Holiday commercials and viral videos make it seem like it must be a great idea to shove an animal wearing a big red bow under a Christmas tree while heartwarming music plays in the background. PETA’s new video strikes back against this very bad idea and shows the heartbreaking reason why you should never give animals as gifts.
By January, many of those “present” animals will have joined the more than 6 million who enter shelters in the U.S. every year. Some animal shelters even get in on the craze, offering discounted or free adoptions and encouraging people to give animals away as gifts. Their intentions may be good, but they likely don’t realize that they’re exacerbating the homeless-animal crisis.
First, the holidays are the absolute worst time to bring a new animal into your home. Even normally quiet homes are often filled with people talking and laughing, kids playing with noisy new toys and games, music playing, doorbells ringing, and more. A house filled with strangers coming and going and loud noises is frightening even for the animals who already live there—and much more so for a timid newcomer. Also, during the holiday season, many things that can harm animals are often left within easy reach, including ribbons, ornaments, electrical cords, and sweets as well as other foods and drinks. And people don’t always have the time to give newly acquired animals the attention and care that they require.
When shelters offer animals up for a pittance (or for free), they devalue them and encourage impulse adoptions by eager people who haven’t considered whether they or their gift recipients are ready to invest the substantial amount of money, commitment, and care that the animals will need. And animals can be acquired as cheap gifts by people who can’t afford to care for them. After the holidays, many of these “present” animals end up back at the shelter or, worse, sentenced to a life of isolation on a chain or in an outdoor pen or dumped on the street.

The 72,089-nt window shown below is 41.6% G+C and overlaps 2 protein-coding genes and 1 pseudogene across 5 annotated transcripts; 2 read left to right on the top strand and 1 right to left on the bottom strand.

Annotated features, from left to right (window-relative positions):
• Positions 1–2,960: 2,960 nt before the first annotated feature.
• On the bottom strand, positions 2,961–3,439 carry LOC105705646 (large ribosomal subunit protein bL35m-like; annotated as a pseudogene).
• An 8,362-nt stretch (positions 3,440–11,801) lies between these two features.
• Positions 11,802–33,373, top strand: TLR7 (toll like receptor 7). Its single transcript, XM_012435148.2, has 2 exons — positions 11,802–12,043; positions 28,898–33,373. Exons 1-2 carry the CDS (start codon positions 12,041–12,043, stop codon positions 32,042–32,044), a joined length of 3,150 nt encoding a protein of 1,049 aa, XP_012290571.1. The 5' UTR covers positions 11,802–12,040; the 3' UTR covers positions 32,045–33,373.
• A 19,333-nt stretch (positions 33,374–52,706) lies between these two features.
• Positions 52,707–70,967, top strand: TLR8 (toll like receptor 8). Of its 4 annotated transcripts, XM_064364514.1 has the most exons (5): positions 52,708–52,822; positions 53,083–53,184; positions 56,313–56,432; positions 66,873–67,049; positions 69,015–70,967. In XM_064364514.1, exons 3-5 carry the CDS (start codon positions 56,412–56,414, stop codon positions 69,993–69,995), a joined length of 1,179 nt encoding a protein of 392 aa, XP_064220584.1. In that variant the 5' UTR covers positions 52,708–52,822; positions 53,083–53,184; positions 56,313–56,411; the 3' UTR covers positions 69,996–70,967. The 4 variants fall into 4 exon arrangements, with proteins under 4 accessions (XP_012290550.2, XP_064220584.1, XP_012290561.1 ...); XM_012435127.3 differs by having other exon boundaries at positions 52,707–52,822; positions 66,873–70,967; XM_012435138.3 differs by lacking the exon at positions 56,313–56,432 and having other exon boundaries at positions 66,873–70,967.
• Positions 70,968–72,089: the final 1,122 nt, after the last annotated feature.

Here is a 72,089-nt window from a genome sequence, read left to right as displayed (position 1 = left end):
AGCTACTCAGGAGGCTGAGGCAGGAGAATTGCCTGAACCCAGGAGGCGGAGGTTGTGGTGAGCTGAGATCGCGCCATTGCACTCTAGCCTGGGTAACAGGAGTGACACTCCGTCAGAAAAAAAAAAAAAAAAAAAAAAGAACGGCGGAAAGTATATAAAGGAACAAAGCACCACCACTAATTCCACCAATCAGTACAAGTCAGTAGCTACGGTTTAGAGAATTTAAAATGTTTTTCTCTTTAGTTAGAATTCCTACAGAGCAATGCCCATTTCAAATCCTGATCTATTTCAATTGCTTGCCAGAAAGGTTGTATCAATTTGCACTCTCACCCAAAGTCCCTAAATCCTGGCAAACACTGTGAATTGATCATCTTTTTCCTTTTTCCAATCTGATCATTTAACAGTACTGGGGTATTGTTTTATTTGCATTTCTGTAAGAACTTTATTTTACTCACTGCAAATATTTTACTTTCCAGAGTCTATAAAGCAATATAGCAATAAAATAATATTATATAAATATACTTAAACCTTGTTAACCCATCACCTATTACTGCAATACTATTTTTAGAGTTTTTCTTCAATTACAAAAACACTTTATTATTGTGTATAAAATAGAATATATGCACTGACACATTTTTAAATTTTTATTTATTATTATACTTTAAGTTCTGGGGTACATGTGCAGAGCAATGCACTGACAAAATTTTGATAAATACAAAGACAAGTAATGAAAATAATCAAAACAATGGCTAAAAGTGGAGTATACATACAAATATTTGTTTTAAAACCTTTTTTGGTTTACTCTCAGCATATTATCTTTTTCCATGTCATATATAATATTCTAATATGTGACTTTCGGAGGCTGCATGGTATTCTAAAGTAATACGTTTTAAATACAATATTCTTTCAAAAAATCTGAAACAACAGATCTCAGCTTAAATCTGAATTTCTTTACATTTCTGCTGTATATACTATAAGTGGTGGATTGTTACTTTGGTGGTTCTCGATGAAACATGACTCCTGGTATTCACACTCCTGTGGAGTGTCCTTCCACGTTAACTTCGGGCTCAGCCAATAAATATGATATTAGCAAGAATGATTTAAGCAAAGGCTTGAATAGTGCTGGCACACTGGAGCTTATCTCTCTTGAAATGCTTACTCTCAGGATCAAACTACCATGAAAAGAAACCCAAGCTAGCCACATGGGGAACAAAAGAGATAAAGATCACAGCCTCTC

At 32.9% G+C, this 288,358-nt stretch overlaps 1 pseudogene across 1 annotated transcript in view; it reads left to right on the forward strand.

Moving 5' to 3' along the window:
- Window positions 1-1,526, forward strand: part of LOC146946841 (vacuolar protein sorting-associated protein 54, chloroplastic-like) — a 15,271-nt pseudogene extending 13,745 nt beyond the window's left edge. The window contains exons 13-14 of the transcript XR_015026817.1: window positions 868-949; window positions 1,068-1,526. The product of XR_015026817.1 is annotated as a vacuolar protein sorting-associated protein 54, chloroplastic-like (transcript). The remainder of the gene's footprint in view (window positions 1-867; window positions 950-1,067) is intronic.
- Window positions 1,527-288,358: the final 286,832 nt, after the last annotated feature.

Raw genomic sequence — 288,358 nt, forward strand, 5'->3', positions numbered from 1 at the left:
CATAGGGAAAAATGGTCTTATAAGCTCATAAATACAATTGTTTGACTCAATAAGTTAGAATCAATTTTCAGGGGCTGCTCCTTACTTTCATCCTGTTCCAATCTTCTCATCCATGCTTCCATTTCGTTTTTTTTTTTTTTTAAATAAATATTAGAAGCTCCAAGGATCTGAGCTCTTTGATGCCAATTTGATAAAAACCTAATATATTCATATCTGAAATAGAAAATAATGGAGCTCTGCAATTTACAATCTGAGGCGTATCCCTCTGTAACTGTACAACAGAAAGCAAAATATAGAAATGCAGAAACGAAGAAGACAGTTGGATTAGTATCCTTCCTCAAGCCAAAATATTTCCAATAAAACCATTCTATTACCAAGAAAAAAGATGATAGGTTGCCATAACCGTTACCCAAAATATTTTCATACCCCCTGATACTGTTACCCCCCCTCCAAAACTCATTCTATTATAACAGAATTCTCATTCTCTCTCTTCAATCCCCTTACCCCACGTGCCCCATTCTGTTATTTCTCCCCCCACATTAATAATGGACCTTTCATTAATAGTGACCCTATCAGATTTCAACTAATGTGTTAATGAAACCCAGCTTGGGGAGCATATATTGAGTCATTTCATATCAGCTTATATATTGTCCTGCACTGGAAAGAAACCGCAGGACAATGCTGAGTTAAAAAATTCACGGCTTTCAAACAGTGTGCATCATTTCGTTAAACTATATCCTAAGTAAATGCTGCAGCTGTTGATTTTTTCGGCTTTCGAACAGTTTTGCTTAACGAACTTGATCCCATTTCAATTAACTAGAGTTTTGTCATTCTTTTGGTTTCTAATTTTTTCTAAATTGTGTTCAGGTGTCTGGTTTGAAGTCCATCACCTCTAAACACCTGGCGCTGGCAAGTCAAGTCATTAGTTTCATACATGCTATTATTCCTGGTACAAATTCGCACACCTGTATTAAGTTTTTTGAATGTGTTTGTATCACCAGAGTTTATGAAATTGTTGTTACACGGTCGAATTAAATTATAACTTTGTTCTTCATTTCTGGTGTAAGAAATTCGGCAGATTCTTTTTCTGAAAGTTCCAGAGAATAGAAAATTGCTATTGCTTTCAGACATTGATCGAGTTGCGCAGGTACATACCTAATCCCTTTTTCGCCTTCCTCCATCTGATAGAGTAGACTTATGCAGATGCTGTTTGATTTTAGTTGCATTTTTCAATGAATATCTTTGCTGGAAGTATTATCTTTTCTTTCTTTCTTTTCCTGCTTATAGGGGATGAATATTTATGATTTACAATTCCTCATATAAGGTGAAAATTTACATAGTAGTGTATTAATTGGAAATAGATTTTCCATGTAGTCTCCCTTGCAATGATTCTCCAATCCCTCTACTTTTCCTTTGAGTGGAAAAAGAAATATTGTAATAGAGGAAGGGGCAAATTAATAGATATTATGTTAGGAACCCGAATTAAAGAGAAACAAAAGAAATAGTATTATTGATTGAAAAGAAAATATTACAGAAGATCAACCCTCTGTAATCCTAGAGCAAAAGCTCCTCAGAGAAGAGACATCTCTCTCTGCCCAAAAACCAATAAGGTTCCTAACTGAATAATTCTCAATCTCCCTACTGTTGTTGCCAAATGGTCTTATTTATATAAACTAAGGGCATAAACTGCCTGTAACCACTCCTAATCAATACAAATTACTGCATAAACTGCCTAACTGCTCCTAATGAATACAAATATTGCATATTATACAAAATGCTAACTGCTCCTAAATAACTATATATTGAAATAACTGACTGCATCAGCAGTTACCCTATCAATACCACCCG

- A shelter in Fargo, North Dakota, reports that in its area, more than 700 animals are turned over to shelters right after the holidays every year.
- An adoption group in tiny Edinburg, Texas, gets more than 400 animals. It says that the surrenders normally start with a phone call from someone saying, “I got this [animal] for Christmas…and I can’t take care of it.”
- A humane society in Reading, Pennsylvania, says that most of its post-Christmas drop-offs are puppies and kittens. They’re dumped soon after the holiday when training them requires too much time.
- By January 4 last year, one Georgia animal shelter was posting on Facebook begging for adopters because of the onslaught of returned dogs it was bombarded with.
But some groups and shelters are catching on and taking affirmative steps to spare animals the trauma of being adopted into a home only to be abandoned once again:
- An Idaho shelter that sees many animals who were adopted as presents returned after the holidays every year spoke with local news media and urged people not to give animals as surprise gifts.
- A North Carolina adoption group that had noticed that calls were starting by noon on the day after Christmas instituted a policy banning people from acquiring animals to give as gifts.
- A facility in Mississippi started banning all adoptions between December 20 and January 1 after animals were often taken right back.
- Many of the largest animal shelters in Germany have banned adoptions between December 15 and January, and say that anyone who doesn’t understand that, “is probably the wrong person to adopt.”
If your family is truly ready to commit to giving an animal a lifetime (up to 20 years) of care, which includes veterinary visits, housetraining, food and treats, toys, bedding, exercise, playtime, and anything else that’s needed, the best option is to take the entire family to the shelter when you adopt. That way, you can ensure that the animal you choose is the right fit and that everyone is ready to make the commitment. Parents need to understand that young children are ill-equipped to care for an animal properly and that adults are legally responsible for the animal’s welfare.
If you know that someone on your list is genuinely ready to adopt, prepared to commit to a lifetime of care, and actively seeking a companion animal, opt to give a shelter gift certificate to cover the cost of the adoption. That way, the recipient can choose an animal who best suits his or her lifestyle and can bring the new companion home after the holiday whirlwind dies down. Or make up a gift basket of toys, treats, bowls, leashes, and other supplies so that the recipient can decide when it’s the right time.
And if your local shelter is advertising reduced or free holiday adoptions to try to move animals out the door, please send it this article and urge it to reconsider.
Animals deserve better than to be dressed up in bows, shoved under a tree, and then tossed out with the wrapping paper.